# Extend a Morphism of Schemes

I have a question about following argument used in Szamuely's "Galois Groups and Fundamental Groups" in the excerpt below (or look up at page 159): Let $$X,Y$$ schemes which are finite and locally free over base scheme $$S$$. Let $$U \subset S$$ be dense in $$S$$.

If we have a morphism $$X \times_S U \to Y \times_S U$$ over $$U$$ why does it extend to a morphism $$X \to Y$$ over $$S$$?

My considerations: The problem is local so wlog $$S= Spec(R), X= Spec(R^n), Y= Spec(R^m)$$(by locally freeness) and $$U= D(f)$$ for a $$f \in R$$.

Therefore the problem is reduced to the following affine case:

If $$R^m \otimes_R R_f = R_f^m \to R_f^n$$ a ring morphism why does it uniquely induce a ring morphism $$R^m \to R^n$$ uniquely?

Remark: Denote by $$R_f$$ the localization of $$R$$ at $$f$$.

Sure I can compose it with $$R^m \to R^m_f$$ but does the resulting map $$R^m \to R_f^n$$ factorize (uniquely) thought $$R^n$$?

Or did the author mean another approach?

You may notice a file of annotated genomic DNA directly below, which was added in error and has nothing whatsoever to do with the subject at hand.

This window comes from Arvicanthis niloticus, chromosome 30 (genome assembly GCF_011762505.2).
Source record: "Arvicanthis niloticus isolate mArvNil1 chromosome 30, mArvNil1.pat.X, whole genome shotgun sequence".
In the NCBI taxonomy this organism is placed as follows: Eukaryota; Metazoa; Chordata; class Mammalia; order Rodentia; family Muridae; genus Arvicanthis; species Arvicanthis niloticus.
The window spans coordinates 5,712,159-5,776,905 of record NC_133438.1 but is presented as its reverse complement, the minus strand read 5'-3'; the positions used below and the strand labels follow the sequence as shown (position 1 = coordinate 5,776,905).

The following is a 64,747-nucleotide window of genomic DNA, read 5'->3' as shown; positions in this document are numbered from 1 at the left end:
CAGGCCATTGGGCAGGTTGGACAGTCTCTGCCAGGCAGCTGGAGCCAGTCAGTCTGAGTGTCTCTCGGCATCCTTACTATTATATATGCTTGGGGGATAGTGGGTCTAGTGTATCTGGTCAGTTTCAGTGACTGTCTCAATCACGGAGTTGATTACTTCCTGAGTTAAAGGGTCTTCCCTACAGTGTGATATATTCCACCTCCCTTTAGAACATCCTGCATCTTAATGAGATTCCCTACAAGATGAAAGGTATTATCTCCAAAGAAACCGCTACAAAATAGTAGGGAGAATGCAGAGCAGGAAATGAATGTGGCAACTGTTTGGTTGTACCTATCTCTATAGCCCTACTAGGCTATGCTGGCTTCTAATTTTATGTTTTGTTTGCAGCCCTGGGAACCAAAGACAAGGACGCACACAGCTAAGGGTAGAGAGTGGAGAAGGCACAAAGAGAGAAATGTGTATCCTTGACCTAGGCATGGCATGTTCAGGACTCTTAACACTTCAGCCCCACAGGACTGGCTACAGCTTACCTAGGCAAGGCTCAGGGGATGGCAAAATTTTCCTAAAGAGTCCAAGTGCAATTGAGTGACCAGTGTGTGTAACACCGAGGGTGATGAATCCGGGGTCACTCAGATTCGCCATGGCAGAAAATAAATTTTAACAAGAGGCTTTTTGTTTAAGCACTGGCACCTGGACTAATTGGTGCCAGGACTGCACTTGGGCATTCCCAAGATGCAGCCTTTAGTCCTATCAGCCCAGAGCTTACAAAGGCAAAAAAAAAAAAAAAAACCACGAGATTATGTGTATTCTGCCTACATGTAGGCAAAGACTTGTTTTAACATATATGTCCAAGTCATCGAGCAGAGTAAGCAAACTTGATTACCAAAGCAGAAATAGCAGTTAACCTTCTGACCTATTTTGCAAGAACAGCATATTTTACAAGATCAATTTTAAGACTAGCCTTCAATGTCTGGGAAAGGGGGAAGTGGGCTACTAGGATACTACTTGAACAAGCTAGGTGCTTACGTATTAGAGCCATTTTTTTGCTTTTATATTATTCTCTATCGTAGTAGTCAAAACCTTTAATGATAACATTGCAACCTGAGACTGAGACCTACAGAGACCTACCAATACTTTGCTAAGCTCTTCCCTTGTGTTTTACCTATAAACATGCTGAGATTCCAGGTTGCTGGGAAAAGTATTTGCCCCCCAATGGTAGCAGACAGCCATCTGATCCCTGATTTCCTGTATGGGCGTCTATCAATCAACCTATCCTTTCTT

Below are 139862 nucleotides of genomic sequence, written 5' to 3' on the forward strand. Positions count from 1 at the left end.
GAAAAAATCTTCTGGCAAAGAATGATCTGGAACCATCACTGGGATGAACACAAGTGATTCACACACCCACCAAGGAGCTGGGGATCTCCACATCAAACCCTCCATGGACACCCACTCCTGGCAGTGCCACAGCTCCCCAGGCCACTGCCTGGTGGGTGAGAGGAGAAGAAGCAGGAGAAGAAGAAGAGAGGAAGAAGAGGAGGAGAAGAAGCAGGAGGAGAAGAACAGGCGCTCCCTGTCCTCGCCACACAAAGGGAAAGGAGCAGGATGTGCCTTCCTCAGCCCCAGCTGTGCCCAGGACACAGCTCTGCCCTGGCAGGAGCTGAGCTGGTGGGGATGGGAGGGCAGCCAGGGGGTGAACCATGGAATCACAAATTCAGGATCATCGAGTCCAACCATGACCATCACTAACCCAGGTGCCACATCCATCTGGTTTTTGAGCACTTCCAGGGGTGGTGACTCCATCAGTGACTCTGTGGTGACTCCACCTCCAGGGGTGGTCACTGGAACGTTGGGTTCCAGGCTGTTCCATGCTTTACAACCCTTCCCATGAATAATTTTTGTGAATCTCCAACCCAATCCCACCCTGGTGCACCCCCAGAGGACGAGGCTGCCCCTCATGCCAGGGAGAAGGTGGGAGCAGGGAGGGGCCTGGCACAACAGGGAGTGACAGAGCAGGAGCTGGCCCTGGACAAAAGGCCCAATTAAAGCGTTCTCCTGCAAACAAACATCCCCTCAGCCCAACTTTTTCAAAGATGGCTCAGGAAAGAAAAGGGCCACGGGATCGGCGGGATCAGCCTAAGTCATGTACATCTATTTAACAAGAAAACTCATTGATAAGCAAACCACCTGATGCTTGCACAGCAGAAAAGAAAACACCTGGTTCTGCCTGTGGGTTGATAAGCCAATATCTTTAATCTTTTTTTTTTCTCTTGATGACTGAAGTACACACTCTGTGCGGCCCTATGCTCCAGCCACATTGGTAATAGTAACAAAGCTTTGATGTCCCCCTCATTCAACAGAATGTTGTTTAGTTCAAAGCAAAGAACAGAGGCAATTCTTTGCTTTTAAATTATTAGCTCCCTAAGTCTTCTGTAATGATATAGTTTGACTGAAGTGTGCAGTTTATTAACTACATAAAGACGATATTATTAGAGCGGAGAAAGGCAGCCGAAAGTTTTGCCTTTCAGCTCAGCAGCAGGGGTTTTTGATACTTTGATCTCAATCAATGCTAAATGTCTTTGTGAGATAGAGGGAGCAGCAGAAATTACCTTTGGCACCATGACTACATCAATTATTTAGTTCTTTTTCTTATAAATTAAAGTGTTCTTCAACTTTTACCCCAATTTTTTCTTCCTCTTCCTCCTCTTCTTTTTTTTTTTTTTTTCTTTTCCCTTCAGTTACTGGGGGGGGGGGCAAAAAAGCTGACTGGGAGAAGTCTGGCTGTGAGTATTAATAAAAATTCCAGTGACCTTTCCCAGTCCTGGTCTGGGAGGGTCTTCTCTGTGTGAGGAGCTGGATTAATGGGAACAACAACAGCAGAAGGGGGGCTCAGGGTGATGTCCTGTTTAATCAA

• An open set of the form $D(f)$ has a complement of a codimension $1$ (by the Hauptidealsatz). Here $U$ is assumed to have a complement of codimension $\geq 2$ so is contained in no $D(f)$ and sections on $U$ should be the same as on $S$. It's too late and I'm a bit too tired to fill in the dots, but this should at least get you started. – Gro-Tsen May 4 at 22:00
• @Gro-Tsen: If I understood your argument correctly then the point is that the given condition for $U$ having complement of codim $\ge2$ garantees that every global section on $S$ localized/restricted to $U$ doesn't arise from a localization on a $f \in H^0(S,O_S)$. So by restructing $S$ to $U$ is "nothing localized" (I know sounds a bit sloppy)? Or did I misunderstood your explanation? The only aspect that puzzles me a bit is that in your argumentation you didn't used the assumption that $U$ is dense,right? Or is this indeed not necassary? – Karl_Peter May 5 at 20:10